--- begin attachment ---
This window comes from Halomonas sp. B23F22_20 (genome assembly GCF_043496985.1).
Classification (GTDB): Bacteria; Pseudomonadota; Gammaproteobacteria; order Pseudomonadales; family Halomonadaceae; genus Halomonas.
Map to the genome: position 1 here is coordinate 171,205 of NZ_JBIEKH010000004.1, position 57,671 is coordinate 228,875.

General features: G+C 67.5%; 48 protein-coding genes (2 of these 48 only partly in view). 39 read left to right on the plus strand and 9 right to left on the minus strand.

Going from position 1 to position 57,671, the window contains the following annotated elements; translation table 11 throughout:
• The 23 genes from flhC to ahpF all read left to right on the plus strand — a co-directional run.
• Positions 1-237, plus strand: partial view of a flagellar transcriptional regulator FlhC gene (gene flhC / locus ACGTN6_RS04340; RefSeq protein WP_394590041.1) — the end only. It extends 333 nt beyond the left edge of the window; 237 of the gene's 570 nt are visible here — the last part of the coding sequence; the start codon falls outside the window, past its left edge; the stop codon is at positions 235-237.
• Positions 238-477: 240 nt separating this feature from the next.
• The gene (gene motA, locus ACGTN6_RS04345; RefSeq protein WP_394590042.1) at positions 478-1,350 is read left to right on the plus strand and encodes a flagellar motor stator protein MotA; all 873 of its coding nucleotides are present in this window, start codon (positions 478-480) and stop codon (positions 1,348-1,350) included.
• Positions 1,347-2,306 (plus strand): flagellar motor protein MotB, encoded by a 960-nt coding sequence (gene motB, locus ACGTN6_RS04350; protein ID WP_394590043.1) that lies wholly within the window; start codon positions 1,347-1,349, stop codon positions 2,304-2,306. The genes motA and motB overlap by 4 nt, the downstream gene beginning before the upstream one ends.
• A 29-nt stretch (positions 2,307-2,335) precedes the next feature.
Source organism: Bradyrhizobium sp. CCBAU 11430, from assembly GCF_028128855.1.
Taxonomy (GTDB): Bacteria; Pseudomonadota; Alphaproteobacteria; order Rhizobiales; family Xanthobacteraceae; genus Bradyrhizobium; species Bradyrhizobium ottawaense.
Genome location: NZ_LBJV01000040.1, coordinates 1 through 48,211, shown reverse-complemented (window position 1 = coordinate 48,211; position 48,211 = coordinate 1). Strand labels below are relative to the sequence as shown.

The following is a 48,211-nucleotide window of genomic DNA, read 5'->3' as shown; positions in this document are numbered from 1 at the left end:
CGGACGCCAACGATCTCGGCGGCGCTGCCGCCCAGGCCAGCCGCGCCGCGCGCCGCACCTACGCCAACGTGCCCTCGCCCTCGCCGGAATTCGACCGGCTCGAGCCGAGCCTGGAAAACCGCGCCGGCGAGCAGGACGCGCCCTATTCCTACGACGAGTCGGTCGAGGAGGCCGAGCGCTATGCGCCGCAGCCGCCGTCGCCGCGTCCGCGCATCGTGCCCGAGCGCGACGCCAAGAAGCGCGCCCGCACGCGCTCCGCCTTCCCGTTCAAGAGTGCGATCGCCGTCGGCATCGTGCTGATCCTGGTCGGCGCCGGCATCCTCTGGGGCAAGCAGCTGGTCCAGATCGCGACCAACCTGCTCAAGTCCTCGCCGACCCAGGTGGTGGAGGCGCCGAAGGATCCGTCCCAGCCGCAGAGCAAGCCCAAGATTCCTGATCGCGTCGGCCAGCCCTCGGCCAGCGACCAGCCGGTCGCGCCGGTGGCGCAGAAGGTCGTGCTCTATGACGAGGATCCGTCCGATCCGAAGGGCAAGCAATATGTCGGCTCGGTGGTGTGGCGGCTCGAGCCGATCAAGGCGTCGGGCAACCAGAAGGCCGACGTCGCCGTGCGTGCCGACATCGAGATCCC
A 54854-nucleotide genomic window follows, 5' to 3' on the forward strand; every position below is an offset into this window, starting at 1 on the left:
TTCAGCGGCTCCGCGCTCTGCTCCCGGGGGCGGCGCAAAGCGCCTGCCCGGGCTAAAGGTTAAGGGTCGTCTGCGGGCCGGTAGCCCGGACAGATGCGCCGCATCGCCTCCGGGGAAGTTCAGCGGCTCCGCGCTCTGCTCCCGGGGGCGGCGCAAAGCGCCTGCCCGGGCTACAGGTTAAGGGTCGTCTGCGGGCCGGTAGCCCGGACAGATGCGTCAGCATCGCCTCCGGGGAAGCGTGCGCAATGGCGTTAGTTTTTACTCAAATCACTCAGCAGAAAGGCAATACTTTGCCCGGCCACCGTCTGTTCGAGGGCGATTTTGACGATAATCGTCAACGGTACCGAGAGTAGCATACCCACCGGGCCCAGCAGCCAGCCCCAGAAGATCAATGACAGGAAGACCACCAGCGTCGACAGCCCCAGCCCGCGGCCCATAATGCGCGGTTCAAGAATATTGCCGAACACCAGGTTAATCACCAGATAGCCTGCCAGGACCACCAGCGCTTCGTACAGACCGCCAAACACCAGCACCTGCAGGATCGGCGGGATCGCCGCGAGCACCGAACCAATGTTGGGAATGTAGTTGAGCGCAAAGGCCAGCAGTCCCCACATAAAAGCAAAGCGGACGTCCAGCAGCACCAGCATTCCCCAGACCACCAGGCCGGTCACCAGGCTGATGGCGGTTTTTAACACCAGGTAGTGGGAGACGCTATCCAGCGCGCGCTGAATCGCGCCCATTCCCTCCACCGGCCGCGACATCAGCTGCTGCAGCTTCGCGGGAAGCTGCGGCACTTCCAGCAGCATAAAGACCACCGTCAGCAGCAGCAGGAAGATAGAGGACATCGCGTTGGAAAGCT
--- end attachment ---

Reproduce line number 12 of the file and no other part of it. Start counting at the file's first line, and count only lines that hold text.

Source organism: Bradyrhizobium sp. CCBAU 11430, from assembly GCF_028128855.1.